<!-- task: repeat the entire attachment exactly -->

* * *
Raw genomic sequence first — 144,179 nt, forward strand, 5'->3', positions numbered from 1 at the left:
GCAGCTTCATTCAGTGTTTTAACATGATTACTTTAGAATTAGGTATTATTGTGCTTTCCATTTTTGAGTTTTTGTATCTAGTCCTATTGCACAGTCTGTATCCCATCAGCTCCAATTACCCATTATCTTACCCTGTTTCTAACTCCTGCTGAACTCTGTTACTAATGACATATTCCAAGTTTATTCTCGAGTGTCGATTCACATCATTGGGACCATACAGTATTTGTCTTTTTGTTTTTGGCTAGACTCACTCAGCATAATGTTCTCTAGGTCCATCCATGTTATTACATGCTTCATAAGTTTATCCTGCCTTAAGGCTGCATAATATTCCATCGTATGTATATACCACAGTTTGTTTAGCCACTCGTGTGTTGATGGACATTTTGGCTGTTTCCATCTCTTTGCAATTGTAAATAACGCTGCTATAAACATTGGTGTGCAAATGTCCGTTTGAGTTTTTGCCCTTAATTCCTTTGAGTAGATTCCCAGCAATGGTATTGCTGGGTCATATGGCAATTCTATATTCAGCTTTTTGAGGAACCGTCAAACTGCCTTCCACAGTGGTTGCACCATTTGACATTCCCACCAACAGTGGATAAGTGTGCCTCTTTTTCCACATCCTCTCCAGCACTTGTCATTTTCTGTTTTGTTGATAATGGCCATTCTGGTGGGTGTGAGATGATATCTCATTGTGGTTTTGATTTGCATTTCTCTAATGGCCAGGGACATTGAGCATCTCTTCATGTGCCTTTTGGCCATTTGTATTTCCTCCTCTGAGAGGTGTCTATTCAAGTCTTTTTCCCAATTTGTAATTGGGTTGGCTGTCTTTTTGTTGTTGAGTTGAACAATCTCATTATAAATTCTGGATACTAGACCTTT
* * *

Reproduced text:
Raw genomic sequence first — 144,179 nt, forward strand, 5'->3', positions numbered from 1 at the left:
GCAGCTTCATTCAGTGTTTTAACATGATTACTTTAGAATTAGGTATTATTGTGCTTTCCATTTTTGAGTTTTTGTATCTAGTCCTATTGCACAGTCTGTATCCCATCAGCTCCAATTACCCATTATCTTACCCTGTTTCTAACTCCTGCTGAACTCTGTTACTAATGACATATTCCAAGTTTATTCTCGAGTGTCGATTCACATCATTGGGACCATACAGTATTTGTCTTTTTGTTTTTGGCTAGACTCACTCAGCATAATGTTCTCTAGGTCCATCCATGTTATTACATGCTTCATAAGTTTATCCTGCCTTAAGGCTGCATAATATTCCATCGTATGTATATACCACAGTTTGTTTAGCCACTCGTGTGTTGATGGACATTTTGGCTGTTTCCATCTCTTTGCAATTGTAAATAACGCTGCTATAAACATTGGTGTGCAAATGTCCGTTTGAGTTTTTGCCCTTAATTCCTTTGAGTAGATTCCCAGCAATGGTATTGCTGGGTCATATGGCAATTCTATATTCAGCTTTTTGAGGAACCGTCAAACTGCCTTCCACAGTGGTTGCACCATTTGACATTCCCACCAACAGTGGATAAGTGTGCCTCTTTTTCCACATCCTCTCCAGCACTTGTCATTTTCTGTTTTGTTGATAATGGCCATTCTGGTGGGTGTGAGATGATATCTCATTGTGGTTTTGATTTGCATTTCTCTAATGGCCAGGGACATTGAGCATCTCTTCATGTGCCTTTTGGCCATTTGTATTTCCTCCTCTGAGAGGTGTCTATTCAAGTCTTTTTCCCAATTTGTAATTGGGTTGGCTGTCTTTTTGTTGTTGAGTTGAACAATCTCATTATAAATTCTGGATACTAGACCTTT